today was a gorgeous day to ride.
it was pretty hot, and a little windy, but it's the kind of day that we in toronto have waited for for the past 8 months, and it was the kind of day that one could get a sunburn, a windburn, and a hangover, all at once, and love it.
my frame is cracked.
i spent the day walking around with the girls, sweating, buying juice and laundry detergent, doing chores, and cheering on the riders at the toronto criterium. it would be a fine way to pout.
i learned last weekend that one of the unfortunate sides to cleaning one's things is that one may discover the last thing one wants to discover underneath all of the grime: an imperfection. the imperfection i discovered last weekend went far beyond a mere scratch or ugly weld bead. it was a crack. a long crack, starting in the weld and finishing on the other side of the seat tube. i guess that explains all the clicking noise while i climb.
at first, i didn't believe it.
then i yelled an expletive, tossed the rag, and went inside to tell someone, anyone, that something really bad had just happened. and all the while, i couldn't really believe it, but i kind of wanted to, because i knew something was up with that clicking sound while i climbed, and i always wondered about an excuse to buy a real racing bike and...
the frame's cracked. the foundation of my entire venture into bikes and road bikes and racing and training and everything else has been compromised. building that bike brought me to bike shops across the city, baby in chest carrier, in search of rare and specific parts or tools. it made me learn all about campagnolo and 8 speed and then 10 speed. i had to re-learn how to build wheels. i built relationships with quirky mechanics down the street, living the dream and charging way too little to solve my hardest problems with ease. that bike brought me closer to my dad. he found the frame on ebay when i asked him to help me snipe another, much cheaper, much less fancy frame. he paid for half of it. he rode more when i brought it up to his house and we rode together. that frame got me through two centuries. that frame got me back into climbing, and road bikes altogether. riding that bike made me eat better and train harder and shave my legs again. i had a lot to live up to, riding a bike like that. that frame weighs about as much as the brooks b17 i put on it when i first built it. that frame has class, is a conversation starter, got me onto the serotta forum, made me learn about generosity and the finer points usually reserved for true bike snobs. that bike got me into and through my first bike race.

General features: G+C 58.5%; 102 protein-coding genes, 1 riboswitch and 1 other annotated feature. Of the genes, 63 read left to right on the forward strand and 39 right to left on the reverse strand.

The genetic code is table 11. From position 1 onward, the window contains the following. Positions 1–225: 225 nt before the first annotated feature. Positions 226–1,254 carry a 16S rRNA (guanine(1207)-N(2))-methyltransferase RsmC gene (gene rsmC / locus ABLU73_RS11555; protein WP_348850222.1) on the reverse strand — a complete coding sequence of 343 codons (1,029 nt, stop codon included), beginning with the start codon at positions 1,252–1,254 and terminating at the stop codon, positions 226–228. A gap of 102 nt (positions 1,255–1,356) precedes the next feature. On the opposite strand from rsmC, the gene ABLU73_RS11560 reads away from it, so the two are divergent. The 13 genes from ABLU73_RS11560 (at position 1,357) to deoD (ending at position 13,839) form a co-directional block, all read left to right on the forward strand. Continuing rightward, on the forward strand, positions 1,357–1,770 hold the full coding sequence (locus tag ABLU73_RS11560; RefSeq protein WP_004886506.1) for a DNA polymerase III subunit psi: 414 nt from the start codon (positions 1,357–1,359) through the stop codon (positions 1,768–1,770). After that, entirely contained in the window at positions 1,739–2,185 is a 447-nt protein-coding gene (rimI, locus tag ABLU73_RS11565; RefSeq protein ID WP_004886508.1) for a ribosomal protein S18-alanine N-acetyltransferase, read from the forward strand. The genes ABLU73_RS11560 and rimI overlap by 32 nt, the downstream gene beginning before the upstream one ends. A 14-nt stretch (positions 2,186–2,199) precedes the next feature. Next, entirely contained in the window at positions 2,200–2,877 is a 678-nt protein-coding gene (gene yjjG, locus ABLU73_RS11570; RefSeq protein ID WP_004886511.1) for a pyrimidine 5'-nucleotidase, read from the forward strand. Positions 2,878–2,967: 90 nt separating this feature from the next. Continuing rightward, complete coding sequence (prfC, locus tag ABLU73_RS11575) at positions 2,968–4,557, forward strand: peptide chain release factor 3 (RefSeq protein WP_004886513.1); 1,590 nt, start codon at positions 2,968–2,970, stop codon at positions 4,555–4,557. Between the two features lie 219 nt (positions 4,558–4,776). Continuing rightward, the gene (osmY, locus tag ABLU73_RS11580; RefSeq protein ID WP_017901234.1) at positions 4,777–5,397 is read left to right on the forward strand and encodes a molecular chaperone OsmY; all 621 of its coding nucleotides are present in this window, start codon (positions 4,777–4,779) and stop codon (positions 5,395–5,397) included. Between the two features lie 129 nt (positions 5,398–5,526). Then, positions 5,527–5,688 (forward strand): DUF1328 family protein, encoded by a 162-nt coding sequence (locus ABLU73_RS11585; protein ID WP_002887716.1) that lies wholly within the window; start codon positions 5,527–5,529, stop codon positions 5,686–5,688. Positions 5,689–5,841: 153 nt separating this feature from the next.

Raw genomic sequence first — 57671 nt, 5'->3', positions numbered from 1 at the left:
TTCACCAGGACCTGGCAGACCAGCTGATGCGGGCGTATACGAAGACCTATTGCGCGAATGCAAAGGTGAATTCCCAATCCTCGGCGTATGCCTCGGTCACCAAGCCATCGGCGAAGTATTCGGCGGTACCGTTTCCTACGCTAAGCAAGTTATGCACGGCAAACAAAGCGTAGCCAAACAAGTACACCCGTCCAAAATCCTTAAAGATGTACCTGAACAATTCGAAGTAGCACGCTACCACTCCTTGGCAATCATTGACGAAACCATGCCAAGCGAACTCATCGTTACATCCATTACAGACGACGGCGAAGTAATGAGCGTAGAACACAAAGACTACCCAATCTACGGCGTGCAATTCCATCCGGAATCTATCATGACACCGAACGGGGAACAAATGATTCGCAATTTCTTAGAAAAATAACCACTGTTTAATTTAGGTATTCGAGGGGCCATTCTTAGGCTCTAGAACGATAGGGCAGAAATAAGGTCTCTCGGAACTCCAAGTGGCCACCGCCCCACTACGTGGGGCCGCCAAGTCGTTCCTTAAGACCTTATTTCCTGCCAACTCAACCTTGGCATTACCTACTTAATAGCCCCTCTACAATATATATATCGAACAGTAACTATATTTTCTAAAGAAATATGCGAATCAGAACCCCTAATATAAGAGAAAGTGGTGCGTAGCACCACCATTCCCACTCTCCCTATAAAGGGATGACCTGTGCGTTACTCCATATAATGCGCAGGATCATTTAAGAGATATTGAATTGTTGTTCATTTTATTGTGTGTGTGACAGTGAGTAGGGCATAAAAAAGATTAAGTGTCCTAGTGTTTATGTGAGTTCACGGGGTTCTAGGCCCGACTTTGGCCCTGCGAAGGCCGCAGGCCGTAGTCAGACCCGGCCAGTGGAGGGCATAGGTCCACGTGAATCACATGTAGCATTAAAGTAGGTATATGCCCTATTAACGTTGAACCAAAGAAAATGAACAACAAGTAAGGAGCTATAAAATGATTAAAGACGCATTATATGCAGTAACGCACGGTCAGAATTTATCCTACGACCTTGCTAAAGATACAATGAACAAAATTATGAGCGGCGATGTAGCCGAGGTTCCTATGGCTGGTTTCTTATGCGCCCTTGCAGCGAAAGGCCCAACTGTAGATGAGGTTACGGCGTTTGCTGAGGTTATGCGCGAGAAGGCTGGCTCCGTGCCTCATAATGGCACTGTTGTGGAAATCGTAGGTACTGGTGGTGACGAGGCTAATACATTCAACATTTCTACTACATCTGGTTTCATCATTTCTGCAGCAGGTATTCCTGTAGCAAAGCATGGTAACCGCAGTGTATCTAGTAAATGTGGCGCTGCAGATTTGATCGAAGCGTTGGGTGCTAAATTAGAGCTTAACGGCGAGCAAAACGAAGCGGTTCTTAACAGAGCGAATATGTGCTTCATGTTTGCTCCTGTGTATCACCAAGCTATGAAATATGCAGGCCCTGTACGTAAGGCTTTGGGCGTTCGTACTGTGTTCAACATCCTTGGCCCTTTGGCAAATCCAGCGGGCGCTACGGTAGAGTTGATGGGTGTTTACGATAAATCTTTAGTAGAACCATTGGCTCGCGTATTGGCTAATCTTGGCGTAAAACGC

and now it's cracked.
it's okay. i called serotta and they can fix it for about twice as much as i paid for the frame. and it'll take a couple months. and i'll have to pay for shipping. and it won't be the same. and that pissed me off. i knew i wasn't getting serotta guarantee or warranty when i bought a used frame off of ebay, but it never occurred to me that serotta could mean breakable, certainly not in titanium! it wouldn't really be that big of a deal if i had the cash lying around to just get the thing fixed, or just ride another bike, or just buy another bike, or just buy another frame. but i don't. ITTET, i'm dirt poor, living paycheck to paycheck and hoping for a summer job. groceries aren't getting any cheaper, and the girls aren't eating any less.
thankfully, i came to my senses and asked around and got some advice and now the frame looks like it'll be repaired within 10 days. i'll build it up again next weekend. it will be glorious. i will learn more. i will ride it harder. it will be truly custom. i will know it so much better. i can't wait. thank goodness for tragedy; here comes fortune!